Tag Archives: Faith

Whole lotta shakin’ goin’ on.

Major life changes may be imminent, including a reversal of the processes whereby I became homeless.

The correct writing for me at this time is the next several chapters of The Way of Peace. These will appear on Saturdays, but not necessarily in quick succession and not necessarily very soon. They will be brief, but are a challenge to me to write; as history shows, since they will basically be the same today as when I first conceived them in 2010.

The Way of Peace appears to be the talk I must walk.

A snapshot: this moment in my life right now

Thursday 2017-02-23

Some weeks ago, on a Sunday afternoon just after check-in at the mission, I became clairvoyant for a few seconds, and saw many things.

The first insight was that many things I’ve been saying for a long, long time — teachings, theories, hypotheses — are far more factual than I’d ever supposed.

The last thing that came displeased me.  It said, “God has a purpose for my being [at the shelter], and I’ll never get away until it’s accomplished.

What progress I have made since then has come from acting on the “things I’ve been saying for a long, long time.”  The Way of Peace was composed in 2010; I don’t know whether I’ve yet posted here all that was composed at time; I’m know there’s still a lot that  I have yet to post; but it’s the basic teachings in there, including those already set forth, that I’ve been called to act on.

Yesterday afternoon on the walk back to the shelter, I was using — for the first time in months — techniques perhaps first set forth in “Paying my dues …,” first published in 2013.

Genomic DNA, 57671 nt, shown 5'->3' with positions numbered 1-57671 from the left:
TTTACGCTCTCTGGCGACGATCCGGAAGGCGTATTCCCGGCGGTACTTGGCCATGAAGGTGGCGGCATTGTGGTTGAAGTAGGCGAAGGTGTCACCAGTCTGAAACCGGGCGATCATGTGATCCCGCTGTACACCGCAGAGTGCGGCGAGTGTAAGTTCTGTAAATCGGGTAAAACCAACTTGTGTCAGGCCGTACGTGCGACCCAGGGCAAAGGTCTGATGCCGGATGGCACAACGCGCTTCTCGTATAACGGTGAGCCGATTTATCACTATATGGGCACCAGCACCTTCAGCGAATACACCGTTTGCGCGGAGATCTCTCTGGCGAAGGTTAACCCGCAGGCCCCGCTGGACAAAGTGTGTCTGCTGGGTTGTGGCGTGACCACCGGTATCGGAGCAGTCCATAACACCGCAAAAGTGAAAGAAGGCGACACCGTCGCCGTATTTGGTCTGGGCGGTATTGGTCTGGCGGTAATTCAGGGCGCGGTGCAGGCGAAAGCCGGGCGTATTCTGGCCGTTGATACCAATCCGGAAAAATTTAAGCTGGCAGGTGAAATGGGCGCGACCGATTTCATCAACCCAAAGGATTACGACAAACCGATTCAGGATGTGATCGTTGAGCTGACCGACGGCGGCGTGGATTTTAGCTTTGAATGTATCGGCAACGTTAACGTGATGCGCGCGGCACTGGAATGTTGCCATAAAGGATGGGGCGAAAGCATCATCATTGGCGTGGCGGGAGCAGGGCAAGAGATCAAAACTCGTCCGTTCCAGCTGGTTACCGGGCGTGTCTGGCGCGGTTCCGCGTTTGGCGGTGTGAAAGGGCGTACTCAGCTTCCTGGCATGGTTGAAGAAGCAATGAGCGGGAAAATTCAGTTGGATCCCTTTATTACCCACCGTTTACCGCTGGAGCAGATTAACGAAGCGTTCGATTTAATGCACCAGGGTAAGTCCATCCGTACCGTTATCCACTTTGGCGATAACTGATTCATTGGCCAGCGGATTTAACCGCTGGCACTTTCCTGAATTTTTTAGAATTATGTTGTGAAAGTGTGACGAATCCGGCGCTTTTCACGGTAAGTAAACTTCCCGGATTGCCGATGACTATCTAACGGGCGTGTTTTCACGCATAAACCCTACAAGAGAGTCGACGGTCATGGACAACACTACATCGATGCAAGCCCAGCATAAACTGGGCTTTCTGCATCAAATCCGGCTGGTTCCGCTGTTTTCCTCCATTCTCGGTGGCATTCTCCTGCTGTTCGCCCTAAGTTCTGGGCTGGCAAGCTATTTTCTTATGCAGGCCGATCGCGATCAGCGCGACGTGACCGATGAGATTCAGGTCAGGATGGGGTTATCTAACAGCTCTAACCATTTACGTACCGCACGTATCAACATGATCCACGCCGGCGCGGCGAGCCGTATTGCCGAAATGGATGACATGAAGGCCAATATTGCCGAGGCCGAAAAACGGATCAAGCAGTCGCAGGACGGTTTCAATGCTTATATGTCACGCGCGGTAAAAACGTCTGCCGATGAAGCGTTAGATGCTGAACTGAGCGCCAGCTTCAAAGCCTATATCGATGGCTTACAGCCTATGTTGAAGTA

The teaching set forth in “Simple,” I have been working to live out.  I found the quotation in an e-mail I sent various people in 2007, telling them it epitomized what I believed Jesus actually taught.

Walking my talk, or learning to:  that may be what’s keeping me at the shelter.  Once I’m walking my talk enough, I may be free.

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About the widow and the judge

Many people are skeptical about prayer.

How many have prayed fervently, day and night, for an ailing loved one, and never obtained the desired outcome?

The parable of the widow and the judge promises, “[W]ill not God grant justice to his chosen ones who cry to him day and night? Will he delay long in helping them? I tell you, he will quickly grant justice to them.”  For African Americans, that deserves to be laughable.

No one has ever lived, nor is ever likely to live, more expert in prayer than Jesus.  I cannot believe he set forth a teaching either so completely wrong in itself or so subject to complete misunderstanding.

So what is wrong, and what is right?

Continue reading About the widow and the judge

Risk and faith

12:30 Wednesday 2016-10-05

A learning opportunity that may seem trivial.

I’ve been pondering a lot lately why people, myself included, balk at owning their personal power.  It has seemed to me that a major factor is fear of disappointment:  owning personal power means a duty to take initiatives, to act on arbitrary decisions, and face the risk that what one hoped for may not obtain.

Yesterday morning when I turned my phone on, there were three voice mails, one from my invalid oldest brother and two from prospective employers wanting to set interviews.  Given the way things are for me on Tuesdays, I was unable to return any of the calls.  I wanted to do so today.

Continue reading Risk and faith

From my diary: Learning to pray

(Originally posted 05/12/13.)

Wednesday 04/24/13

Facing various issues as to how to spend my time. The current appearance of this blog is a far cry from what I want, but I don’t want time spent redesigning it to take away from job search. The same dilemma presents in choice of whether to use my tax refund to restore my former website on Yahoo! for $125.00/year, or instead rebuild the site as part of this blog.